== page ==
A couple of decent demises, such as the hands chopped off of a guy hanging from a window, and another chopped in two, there’s a fair bit of grue but the resolution was too dark to see much. It’s also one of the few slasher flicks to elect a final boy (for a while, two), which is always interesting. Too bad the 94 minutes feel more like 194.

A love letter from Glen Echo

behind the mask the rise of leslie vernon 2006


4 Stars  2006/15/87m

“Freddy, Jason, Michael. We all need someone to look up to.”

Director/Writer: Scott Glosserman / Writer: David J. Stieve / Cast: Nathan Baesel, Angela Goethals, Robert Englund, Scott Wilson, Zelda Rubinstein, Bridgett Newton, Kate Lang Johnson, Ben Pace, Britain Spellings.

Body Count: 8

Laughter Lines: “Act normal… it’s the opposite of what you’re doing right now.”

Seen by hardly anybody upon its theatrical release, this genial little film follows a three-person documentary team who have been granted access to follow budding psycho killer Leslie Vernon in the weeks leading up to his big night of teen-slayage at an old farm in the Anywhere USA town of Glen Echo.

Taylor (Goethals, who was one of Macaulay Culkin’s big sisters in Home Alone) is the reporter, while Doug and Todd handle the visual and audio. Leading in with nods to the infamous murder sprees in Crystal Lake, NJ, Haddonfield, IL, and Springwood, OH, the filmmakers meet an amiable, chatty, handsome chap in Leslie, who is more than happy to have them document his preparation, including copious amounts of cardio to be able to keep up with fleeing teens, rigging the old farmhouse for the power to trip out, windows that won’t open, tree branches pre-sawn to prevent escape, etc.

behind the mask the rise of leslie vernon 2006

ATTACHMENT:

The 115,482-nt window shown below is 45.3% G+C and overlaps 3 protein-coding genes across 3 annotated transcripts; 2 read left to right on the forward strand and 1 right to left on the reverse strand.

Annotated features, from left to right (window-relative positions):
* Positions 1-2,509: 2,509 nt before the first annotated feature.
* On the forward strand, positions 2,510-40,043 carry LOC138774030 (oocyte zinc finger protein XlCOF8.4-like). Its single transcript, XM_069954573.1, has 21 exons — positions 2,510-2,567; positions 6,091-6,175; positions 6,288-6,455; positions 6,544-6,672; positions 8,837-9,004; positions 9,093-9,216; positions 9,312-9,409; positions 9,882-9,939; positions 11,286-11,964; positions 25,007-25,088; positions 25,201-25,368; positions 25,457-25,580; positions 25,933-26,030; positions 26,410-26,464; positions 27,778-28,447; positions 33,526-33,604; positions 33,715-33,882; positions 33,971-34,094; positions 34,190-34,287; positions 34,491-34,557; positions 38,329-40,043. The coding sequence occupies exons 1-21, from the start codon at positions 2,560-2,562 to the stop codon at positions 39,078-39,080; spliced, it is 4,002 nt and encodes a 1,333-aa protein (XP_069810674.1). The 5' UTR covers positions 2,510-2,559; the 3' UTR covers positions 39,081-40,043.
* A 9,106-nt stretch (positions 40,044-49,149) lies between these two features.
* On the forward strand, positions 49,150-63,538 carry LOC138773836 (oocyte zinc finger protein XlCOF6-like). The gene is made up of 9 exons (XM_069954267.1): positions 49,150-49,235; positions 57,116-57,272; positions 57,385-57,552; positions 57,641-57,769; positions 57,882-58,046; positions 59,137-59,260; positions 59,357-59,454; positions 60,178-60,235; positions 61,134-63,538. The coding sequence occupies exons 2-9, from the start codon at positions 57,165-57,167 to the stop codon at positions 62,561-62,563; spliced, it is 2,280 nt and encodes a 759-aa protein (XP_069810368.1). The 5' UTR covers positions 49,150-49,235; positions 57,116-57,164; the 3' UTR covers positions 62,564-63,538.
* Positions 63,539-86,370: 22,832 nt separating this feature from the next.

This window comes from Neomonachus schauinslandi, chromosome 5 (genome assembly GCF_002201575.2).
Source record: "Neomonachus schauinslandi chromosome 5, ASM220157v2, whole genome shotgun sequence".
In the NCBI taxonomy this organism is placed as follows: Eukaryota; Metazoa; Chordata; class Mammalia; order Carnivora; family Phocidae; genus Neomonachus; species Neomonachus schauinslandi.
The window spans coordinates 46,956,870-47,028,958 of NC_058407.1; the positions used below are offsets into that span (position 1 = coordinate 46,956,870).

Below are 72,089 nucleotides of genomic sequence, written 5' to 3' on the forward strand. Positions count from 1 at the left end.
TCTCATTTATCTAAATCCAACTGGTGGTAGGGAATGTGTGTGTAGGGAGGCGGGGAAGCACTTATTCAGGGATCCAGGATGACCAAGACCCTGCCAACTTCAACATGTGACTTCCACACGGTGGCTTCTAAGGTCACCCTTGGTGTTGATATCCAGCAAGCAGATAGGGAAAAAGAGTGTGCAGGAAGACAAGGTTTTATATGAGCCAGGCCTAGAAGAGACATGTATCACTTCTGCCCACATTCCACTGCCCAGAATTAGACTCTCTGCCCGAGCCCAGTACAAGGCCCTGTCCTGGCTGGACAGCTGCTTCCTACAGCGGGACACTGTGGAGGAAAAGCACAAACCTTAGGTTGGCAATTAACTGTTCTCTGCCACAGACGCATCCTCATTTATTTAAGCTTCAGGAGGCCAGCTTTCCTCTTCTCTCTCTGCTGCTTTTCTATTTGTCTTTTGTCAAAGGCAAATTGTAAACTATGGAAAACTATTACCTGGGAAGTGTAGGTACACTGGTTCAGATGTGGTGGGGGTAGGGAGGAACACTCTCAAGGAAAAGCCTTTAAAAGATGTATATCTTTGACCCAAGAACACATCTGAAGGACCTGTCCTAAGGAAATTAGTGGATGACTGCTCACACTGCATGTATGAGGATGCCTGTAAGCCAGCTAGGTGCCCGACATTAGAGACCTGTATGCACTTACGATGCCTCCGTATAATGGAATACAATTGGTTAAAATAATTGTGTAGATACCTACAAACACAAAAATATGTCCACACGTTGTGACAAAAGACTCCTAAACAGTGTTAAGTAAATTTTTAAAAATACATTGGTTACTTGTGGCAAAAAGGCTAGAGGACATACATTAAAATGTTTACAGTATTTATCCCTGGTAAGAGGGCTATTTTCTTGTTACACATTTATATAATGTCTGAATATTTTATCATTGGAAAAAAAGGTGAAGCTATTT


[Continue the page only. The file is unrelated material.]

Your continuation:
Leslie introduces Taylor to his mentor, retired psycho Eugene and his perky wife, and takes the crew along to explain how he has chosen his ‘survivor girl’, virginal bookworm Kelly, who intends to go to the party at the old farm with some sexy young friends. Leslie goes so far as to comment on the type of victims he prefers – stoners who are usually too disoriented to run at any speed are “good for getting your numbers up”. The entire film barely misses a trick.

In addition to selecting his final girl, Leslie is thrilled to attract the attention of his own ‘Ahab’, Loomis-type psychiatrist Doc Halloran, a very dry Robert Englund, who is clearly relishing every second.

behind the mask the rise of leslie vernon 2006 robert englund

Elsewhere, Leslie guides Taylor around the rest of the farm, taking time to explain that, all being well, Kelly should eventually find the tool shed and arm herself with a big, hard axe: “She’s arming herself… with cock,” he says, stepping into psychoanalysis of the phallic weaponry, then the birth canal-like road to salvation when she comes through the trees of the orchard for their final showdown.

As the time draws nigh, Leslie becomes concerned that his companions might thwart his plans, accusing them of looking like they can’t just stand by and let it happen, which is when Behind the Mask switches from being a documentary to being a slasher film, forcing Taylor, Doug, and Todd into the narrative and putting them in harms way along with the gaggle of teens, who may not all be as cut n’ dried as Leslie led Taylor to believe…

behind the mask the rise of leslie vernon 2006

Here, several critics accused the film of falling victim to the tropes it previously parodied, but up until this juncture, Glosserman and Stieve never opted to decry the rules of the genre, merely explain them in a comical way. Whereas Scary Movie and its various contemporaries could reasonably be accused of looking down on slasher films in a snarky way, Behind the Mask is merely looking at them, admiring them even, never throwing any accusations their way.

A few budgetary restrictions have an impact here and there, and it’s never clear what happens to Zelda Rubinstein’s character, but these are minimal flaws at best, and they don’t cost the film much. As it is, a criminally neglected gem, certainly one of the best slasher flicks of the 2000s and in need of the in-limbo sequel that’s been on the cards ever since the credits began to roll. This deserves an audience. A big one.

behind the mask the rise of leslie vernon 2006 angela goethals

Blurbs-of-interest: Robert Englund appeared as Freddy Krueger in eight of the nine Nightmare on Elm Street movies, plus HatchetHeartstopperThe Phantom of the Opera, and Urban Legend; Kane Hodder is the homeowner at 1428 Elm Street; Zelda Rubinstein was in Wishcraft.

1 2 3 4 5 6 194